The meaning we all missed in summer’s solar eclipse
Aztec ceremony leader at Eclipse music festival shares wisdom
This summer I went to a music festival that was unlike any other. 50,000 people converged in the highland desert of Oregon to rave to wild beats. We came bearing flow toys, New Age philosophies, and visions of a sustainable future. It all led up to one big drop: the solar eclipse on August 21. In the moonless night that followed, my friends and I held each other close as we grooved to heavy bass. It felt like capitalism’s death rituals.
For the first time at a festival, I didn’t feel guilty — didn’t feel like we were just white people on drugs, appropriating symbols we didn’t understand. Maybe we were that, some of us, but in moments, we were more: a collective of peoples seeking a better way forward. Our rituals were shaped by indigenous leaders who traveled to share wisdom about the eclipse.
They had their own camp at the festival, called 1Nation Earth. To get there, you crossed a floating footbridge, plank by plank. Elders from a bevy of nations (Lakota, Aztec, Hopi, and more) led prayers and gave speeches beneath a banner that read, “when all people can see the color of each other’s tears — the color of water — we’ll be no color at all. We’ll be human beings.”
Plenty of festivals appropriate “tribal” aesthetics, but this was the first one I’ve seen that centered Native voices. Before Bassnectar’s headlining set, Chase Iron Eyes, a famous Lakota activist, took the stage to explain how we can help free people arrested at Standing Rock. As wildfires raged across Oregon, the only two fires permitted at the gathering were tended by indigenous people.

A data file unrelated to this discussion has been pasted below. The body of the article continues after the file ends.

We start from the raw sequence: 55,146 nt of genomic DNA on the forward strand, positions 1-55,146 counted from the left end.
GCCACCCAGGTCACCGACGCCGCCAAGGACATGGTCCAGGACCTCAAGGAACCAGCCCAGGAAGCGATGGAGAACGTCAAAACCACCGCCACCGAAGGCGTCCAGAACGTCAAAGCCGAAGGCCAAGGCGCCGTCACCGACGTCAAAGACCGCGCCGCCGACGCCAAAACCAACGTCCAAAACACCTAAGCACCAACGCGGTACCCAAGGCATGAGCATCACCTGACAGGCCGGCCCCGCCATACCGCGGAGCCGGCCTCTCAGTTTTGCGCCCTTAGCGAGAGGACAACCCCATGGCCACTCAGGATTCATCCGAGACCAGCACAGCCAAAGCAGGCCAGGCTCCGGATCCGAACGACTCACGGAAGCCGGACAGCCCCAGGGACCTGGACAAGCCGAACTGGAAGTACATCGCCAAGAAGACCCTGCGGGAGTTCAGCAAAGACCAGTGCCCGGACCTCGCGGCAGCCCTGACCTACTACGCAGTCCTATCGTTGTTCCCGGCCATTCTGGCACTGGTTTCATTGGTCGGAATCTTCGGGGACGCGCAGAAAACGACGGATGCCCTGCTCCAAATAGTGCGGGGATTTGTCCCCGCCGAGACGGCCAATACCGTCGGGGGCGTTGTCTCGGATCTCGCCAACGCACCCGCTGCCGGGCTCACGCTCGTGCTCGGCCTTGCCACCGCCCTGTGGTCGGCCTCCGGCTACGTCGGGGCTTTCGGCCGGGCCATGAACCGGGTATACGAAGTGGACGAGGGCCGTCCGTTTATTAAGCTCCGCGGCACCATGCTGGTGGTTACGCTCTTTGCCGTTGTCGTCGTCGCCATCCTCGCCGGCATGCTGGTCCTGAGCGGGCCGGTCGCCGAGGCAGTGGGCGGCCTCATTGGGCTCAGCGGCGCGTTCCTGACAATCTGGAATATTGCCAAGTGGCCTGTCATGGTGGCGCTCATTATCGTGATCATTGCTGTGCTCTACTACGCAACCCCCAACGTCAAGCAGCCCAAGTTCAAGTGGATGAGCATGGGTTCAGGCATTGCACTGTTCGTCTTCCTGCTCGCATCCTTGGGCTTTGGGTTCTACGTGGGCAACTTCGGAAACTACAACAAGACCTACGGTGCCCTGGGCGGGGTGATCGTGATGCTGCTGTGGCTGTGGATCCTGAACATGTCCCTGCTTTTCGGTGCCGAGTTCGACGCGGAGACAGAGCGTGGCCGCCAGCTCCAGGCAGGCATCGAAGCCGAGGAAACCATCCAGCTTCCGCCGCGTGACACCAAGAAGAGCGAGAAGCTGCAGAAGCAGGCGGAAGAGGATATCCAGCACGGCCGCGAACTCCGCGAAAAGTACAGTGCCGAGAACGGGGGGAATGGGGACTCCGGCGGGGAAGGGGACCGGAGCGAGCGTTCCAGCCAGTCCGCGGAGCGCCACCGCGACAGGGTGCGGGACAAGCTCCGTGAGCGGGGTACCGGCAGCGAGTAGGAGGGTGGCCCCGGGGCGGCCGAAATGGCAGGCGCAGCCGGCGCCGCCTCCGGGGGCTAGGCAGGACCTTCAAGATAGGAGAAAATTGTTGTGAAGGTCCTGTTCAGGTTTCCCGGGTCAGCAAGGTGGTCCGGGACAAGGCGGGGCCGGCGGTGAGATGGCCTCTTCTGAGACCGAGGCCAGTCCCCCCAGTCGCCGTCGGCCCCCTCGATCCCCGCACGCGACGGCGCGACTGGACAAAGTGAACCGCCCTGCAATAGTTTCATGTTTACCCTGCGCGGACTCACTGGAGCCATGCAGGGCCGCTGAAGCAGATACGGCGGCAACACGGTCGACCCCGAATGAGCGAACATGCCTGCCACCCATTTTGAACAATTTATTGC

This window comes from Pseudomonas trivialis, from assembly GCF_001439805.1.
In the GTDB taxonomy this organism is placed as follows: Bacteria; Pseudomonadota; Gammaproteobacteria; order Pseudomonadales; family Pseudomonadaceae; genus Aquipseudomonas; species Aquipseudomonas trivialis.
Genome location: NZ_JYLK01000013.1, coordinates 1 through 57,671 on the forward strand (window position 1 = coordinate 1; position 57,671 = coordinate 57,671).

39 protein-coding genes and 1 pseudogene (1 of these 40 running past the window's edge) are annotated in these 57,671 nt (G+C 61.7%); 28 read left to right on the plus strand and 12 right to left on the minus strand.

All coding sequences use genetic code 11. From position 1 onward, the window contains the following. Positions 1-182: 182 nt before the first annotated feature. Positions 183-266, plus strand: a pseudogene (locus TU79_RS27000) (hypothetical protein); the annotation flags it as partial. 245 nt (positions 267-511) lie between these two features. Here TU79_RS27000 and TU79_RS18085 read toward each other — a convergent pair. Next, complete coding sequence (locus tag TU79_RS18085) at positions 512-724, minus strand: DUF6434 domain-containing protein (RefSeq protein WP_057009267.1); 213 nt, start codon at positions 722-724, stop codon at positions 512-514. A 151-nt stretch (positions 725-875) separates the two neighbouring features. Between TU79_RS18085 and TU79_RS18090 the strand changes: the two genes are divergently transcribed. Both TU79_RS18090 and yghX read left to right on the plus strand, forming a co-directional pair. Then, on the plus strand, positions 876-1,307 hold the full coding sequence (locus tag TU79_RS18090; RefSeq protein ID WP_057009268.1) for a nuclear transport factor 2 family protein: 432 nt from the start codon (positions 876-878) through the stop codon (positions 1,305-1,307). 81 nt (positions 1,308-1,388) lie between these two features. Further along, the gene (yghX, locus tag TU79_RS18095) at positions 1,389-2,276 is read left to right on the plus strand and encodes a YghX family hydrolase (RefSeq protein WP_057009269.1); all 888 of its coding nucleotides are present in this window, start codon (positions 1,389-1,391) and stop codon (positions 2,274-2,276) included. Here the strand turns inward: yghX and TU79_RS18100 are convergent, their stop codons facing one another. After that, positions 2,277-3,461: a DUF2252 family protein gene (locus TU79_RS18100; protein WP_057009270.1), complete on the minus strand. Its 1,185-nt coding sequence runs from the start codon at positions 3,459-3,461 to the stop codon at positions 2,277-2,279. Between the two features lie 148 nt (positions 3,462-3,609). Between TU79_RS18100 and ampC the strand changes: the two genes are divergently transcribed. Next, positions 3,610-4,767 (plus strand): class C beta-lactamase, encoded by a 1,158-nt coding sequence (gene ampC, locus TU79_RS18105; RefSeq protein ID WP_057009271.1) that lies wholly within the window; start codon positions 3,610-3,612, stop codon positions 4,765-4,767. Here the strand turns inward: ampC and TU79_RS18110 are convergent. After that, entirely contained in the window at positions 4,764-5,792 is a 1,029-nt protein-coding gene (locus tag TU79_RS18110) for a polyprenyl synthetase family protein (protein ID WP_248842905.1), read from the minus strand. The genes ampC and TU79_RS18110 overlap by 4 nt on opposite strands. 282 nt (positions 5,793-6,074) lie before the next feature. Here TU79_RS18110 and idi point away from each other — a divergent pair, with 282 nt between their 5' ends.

Each night until sunrise, Esmael Xiutecpatl of the Aztec/Mexica nation led ceremonies at the Ometeotl fire, in between stages blaring dubstep and psytrance. I spoke to Esmael about the eclipse, white people’s hunger for culture, and the “spiritual battle” in which we find ourselves.
Delilah Friedler: Can you talk about the meaning of the solar eclipse in Aztec culture?
Esmael Xiutecpatl: In my understanding, the sun represents the masculine energy. The moon represents the feminine energy, and represents water. When the moon comes into that solar eclipse, it represents the balance between the feminine and the masculine — what we call in our language atl-tlachinolli, which is “water-fire.” It’s a time for us to have the energetic possibilities to transform ourselves, and by transforming ourselves, to transform our families, our communities, and the world.
When that feminine energy comes in and blocks that sun, it’s a time for us to get out of our heads, which is masculine — to be thinking, to do what we think is correct — and get in touch with the feminine, which is our heart-mind.
In our families, since the conquest, we’ve become a paternalistic society. We view men as the strong ones, the leaders. We’ve gotten away from understanding that really, the strength of the family is the woman, the mother. She’s the first teacher, the first doctor… the leader of the family. [The eclipse] was an example, on a large stage, to demonstrate for us the reality of things that we undervalue having the strength and the power to overcome things that feel impossible. That was being shown to us.
DF: The singers around the fire used handheld drums. You described the drumbeat as being like our mother’s heartbeat— the first thing we hear in the womb. Do you think the loud bass music played at the festival connects to that primal heartbeat?